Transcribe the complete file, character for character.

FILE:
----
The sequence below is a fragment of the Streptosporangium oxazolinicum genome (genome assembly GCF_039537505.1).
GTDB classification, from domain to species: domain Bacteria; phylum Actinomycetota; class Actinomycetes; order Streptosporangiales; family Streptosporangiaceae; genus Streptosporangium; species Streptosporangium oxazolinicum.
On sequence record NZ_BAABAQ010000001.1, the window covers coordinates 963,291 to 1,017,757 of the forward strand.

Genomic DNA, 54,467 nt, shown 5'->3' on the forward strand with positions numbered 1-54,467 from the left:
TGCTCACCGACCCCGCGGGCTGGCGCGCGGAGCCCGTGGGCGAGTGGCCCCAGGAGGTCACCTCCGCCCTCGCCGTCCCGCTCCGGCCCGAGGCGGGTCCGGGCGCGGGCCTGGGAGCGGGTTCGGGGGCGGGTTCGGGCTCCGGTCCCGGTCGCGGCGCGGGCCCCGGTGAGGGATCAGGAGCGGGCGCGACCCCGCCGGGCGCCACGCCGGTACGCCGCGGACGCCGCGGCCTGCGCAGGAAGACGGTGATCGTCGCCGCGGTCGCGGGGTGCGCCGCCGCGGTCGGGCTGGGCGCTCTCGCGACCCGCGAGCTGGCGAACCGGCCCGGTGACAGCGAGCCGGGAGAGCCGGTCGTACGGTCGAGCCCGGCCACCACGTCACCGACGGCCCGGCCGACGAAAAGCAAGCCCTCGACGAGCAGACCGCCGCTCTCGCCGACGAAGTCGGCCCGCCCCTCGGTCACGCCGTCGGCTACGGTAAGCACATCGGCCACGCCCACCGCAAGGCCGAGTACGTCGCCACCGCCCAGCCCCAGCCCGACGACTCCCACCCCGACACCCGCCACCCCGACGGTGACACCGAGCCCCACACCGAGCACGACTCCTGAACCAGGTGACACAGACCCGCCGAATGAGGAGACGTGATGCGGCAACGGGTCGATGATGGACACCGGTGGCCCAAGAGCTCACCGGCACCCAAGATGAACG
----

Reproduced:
The sequence below is a fragment of the Streptosporangium oxazolinicum genome (genome assembly GCF_039537505.1).
GTDB classification, from domain to species: domain Bacteria; phylum Actinomycetota; class Actinomycetes; order Streptosporangiales; family Streptosporangiaceae; genus Streptosporangium; species Streptosporangium oxazolinicum.
On sequence record NZ_BAABAQ010000001.1, the window covers coordinates 963,291 to 1,017,757 of the forward strand.

Genomic DNA, 54,467 nt, shown 5'->3' on the forward strand with positions numbered 1-54,467 from the left:
TGCTCACCGACCCCGCGGGCTGGCGCGCGGAGCCCGTGGGCGAGTGGCCCCAGGAGGTCACCTCCGCCCTCGCCGTCCCGCTCCGGCCCGAGGCGGGTCCGGGCGCGGGCCTGGGAGCGGGTTCGGGGGCGGGTTCGGGCTCCGGTCCCGGTCGCGGCGCGGGCCCCGGTGAGGGATCAGGAGCGGGCGCGACCCCGCCGGGCGCCACGCCGGTACGCCGCGGACGCCGCGGCCTGCGCAGGAAGACGGTGATCGTCGCCGCGGTCGCGGGGTGCGCCGCCGCGGTCGGGCTGGGCGCTCTCGCGACCCGCGAGCTGGCGAACCGGCCCGGTGACAGCGAGCCGGGAGAGCCGGTCGTACGGTCGAGCCCGGCCACCACGTCACCGACGGCCCGGCCGACGAAAAGCAAGCCCTCGACGAGCAGACCGCCGCTCTCGCCGACGAAGTCGGCCCGCCCCTCGGTCACGCCGTCGGCTACGGTAAGCACATCGGCCACGCCCACCGCAAGGCCGAGTACGTCGCCACCGCCCAGCCCCAGCCCGACGACTCCCACCCCGACACCCGCCACCCCGACGGTGACACCGAGCCCCACACCGAGCACGACTCCTGAACCAGGTGACACAGACCCGCCGAATGAGGAGACGTGATGCGGCAACGGGTCGATGATGGACACCGGTGGCCCAAGAGCTCACCGGCACCCAAGATGAACG